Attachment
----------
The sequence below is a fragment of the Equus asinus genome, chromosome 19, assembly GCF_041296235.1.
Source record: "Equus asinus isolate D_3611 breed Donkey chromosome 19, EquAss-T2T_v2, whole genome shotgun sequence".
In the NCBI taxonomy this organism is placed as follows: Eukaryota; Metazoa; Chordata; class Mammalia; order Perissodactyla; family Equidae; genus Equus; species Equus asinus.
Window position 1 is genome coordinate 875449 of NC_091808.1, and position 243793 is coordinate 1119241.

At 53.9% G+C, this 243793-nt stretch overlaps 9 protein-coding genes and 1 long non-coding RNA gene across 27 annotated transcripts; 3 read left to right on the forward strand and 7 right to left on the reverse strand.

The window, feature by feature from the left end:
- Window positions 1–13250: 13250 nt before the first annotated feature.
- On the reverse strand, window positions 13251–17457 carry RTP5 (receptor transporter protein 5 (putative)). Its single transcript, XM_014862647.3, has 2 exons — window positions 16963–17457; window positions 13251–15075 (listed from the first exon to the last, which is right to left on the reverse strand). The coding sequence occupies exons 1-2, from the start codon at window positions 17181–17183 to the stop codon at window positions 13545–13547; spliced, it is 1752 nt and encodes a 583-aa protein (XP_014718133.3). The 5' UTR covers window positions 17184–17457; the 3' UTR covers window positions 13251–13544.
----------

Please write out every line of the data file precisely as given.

The sequence below is a fragment of the Equus asinus genome, chromosome 19, assembly GCF_041296235.1.
Source record: "Equus asinus isolate D_3611 breed Donkey chromosome 19, EquAss-T2T_v2, whole genome shotgun sequence".
In the NCBI taxonomy this organism is placed as follows: Eukaryota; Metazoa; Chordata; class Mammalia; order Perissodactyla; family Equidae; genus Equus; species Equus asinus.
Window position 1 is genome coordinate 875449 of NC_091808.1, and position 243793 is coordinate 1119241.

At 53.9% G+C, this 243793-nt stretch overlaps 9 protein-coding genes and 1 long non-coding RNA gene across 27 annotated transcripts; 3 read left to right on the forward strand and 7 right to left on the reverse strand.

The window, feature by feature from the left end:
- Window positions 1–13250: 13250 nt before the first annotated feature.
- On the reverse strand, window positions 13251–17457 carry RTP5 (receptor transporter protein 5 (putative)). Its single transcript, XM_014862647.3, has 2 exons — window positions 16963–17457; window positions 13251–15075 (listed from the first exon to the last, which is right to left on the reverse strand). The coding sequence occupies exons 1-2, from the start codon at window positions 17181–17183 to the stop codon at window positions 13545–13547; spliced, it is 1752 nt and encodes a 583-aa protein (XP_014718133.3). The 5' UTR covers window positions 17184–17457; the 3' UTR covers window positions 13251–13544.